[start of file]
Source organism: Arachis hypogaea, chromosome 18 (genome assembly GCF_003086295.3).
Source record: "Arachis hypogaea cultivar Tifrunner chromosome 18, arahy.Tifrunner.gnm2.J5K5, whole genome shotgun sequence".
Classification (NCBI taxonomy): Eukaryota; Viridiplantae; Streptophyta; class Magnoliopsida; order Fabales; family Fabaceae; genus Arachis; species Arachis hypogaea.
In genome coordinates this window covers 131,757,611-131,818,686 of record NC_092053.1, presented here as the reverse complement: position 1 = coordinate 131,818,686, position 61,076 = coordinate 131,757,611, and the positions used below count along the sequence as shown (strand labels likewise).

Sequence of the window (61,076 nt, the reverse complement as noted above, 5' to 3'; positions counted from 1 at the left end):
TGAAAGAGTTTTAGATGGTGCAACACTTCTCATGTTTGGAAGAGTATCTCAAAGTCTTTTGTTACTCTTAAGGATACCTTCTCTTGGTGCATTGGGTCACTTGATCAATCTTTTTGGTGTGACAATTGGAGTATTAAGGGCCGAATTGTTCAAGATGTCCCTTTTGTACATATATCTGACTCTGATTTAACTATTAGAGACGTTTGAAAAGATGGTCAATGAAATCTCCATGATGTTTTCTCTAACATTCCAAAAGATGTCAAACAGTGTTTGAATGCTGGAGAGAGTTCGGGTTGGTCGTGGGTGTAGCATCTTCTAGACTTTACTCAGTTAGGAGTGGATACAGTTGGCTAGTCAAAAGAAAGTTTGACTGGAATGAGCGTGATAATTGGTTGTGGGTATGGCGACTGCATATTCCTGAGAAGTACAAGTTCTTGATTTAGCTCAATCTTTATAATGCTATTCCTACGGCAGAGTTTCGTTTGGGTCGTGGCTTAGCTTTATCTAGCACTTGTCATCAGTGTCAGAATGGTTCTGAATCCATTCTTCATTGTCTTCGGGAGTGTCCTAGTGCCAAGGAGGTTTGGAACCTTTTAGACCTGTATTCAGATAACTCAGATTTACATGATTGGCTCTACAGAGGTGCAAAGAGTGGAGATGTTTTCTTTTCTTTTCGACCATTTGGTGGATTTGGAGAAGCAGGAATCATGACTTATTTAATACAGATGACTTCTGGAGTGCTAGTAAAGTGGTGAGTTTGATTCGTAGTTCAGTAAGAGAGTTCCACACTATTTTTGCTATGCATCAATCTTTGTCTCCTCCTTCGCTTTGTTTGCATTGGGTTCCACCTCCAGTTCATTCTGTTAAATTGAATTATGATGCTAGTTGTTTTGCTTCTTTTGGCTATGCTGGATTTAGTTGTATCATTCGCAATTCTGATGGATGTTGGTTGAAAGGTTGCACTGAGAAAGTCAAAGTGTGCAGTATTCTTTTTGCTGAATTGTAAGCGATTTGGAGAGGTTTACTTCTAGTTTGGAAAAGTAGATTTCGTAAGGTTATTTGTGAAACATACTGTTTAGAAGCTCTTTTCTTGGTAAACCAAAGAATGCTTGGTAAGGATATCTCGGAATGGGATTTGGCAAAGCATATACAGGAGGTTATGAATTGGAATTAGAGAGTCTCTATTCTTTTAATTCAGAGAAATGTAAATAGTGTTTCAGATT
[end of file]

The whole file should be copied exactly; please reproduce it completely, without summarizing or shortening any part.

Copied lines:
Source organism: Arachis hypogaea, chromosome 18 (genome assembly GCF_003086295.3).
Source record: "Arachis hypogaea cultivar Tifrunner chromosome 18, arahy.Tifrunner.gnm2.J5K5, whole genome shotgun sequence".
Classification (NCBI taxonomy): Eukaryota; Viridiplantae; Streptophyta; class Magnoliopsida; order Fabales; family Fabaceae; genus Arachis; species Arachis hypogaea.
In genome coordinates this window covers 131,757,611-131,818,686 of record NC_092053.1, presented here as the reverse complement: position 1 = coordinate 131,818,686, position 61,076 = coordinate 131,757,611, and the positions used below count along the sequence as shown (strand labels likewise).

Sequence of the window (61,076 nt, the reverse complement as noted above, 5' to 3'; positions counted from 1 at the left end):
TGAAAGAGTTTTAGATGGTGCAACACTTCTCATGTTTGGAAGAGTATCTCAAAGTCTTTTGTTACTCTTAAGGATACCTTCTCTTGGTGCATTGGGTCACTTGATCAATCTTTTTGGTGTGACAATTGGAGTATTAAGGGCCGAATTGTTCAAGATGTCCCTTTTGTACATATATCTGACTCTGATTTAACTATTAGAGACGTTTGAAAAGATGGTCAATGAAATCTCCATGATGTTTTCTCTAACATTCCAAAAGATGTCAAACAGTGTTTGAATGCTGGAGAGAGTTCGGGTTGGTCGTGGGTGTAGCATCTTCTAGACTTTACTCAGTTAGGAGTGGATACAGTTGGCTAGTCAAAAGAAAGTTTGACTGGAATGAGCGTGATAATTGGTTGTGGGTATGGCGACTGCATATTCCTGAGAAGTACAAGTTCTTGATTTAGCTCAATCTTTATAATGCTATTCCTACGGCAGAGTTTCGTTTGGGTCGTGGCTTAGCTTTATCTAGCACTTGTCATCAGTGTCAGAATGGTTCTGAATCCATTCTTCATTGTCTTCGGGAGTGTCCTAGTGCCAAGGAGGTTTGGAACCTTTTAGACCTGTATTCAGATAACTCAGATTTACATGATTGGCTCTACAGAGGTGCAAAGAGTGGAGATGTTTTCTTTTCTTTTCGACCATTTGGTGGATTTGGAGAAGCAGGAATCATGACTTATTTAATACAGATGACTTCTGGAGTGCTAGTAAAGTGGTGAGTTTGATTCGTAGTTCAGTAAGAGAGTTCCACACTATTTTTGCTATGCATCAATCTTTGTCTCCTCCTTCGCTTTGTTTGCATTGGGTTCCACCTCCAGTTCATTCTGTTAAATTGAATTATGATGCTAGTTGTTTTGCTTCTTTTGGCTATGCTGGATTTAGTTGTATCATTCGCAATTCTGATGGATGTTGGTTGAAAGGTTGCACTGAGAAAGTCAAAGTGTGCAGTATTCTTTTTGCTGAATTGTAAGCGATTTGGAGAGGTTTACTTCTAGTTTGGAAAAGTAGATTTCGTAAGGTTATTTGTGAAACATACTGTTTAGAAGCTCTTTTCTTGGTAAACCAAAGAATGCTTGGTAAGGATATCTCGGAATGGGATTTGGCAAAGCATATACAGGAGGTTATGAATTGGAATTAGAGAGTCTCTATTCTTTTAATTCAGAGAAATGTAAATAGTGTTTCAGATT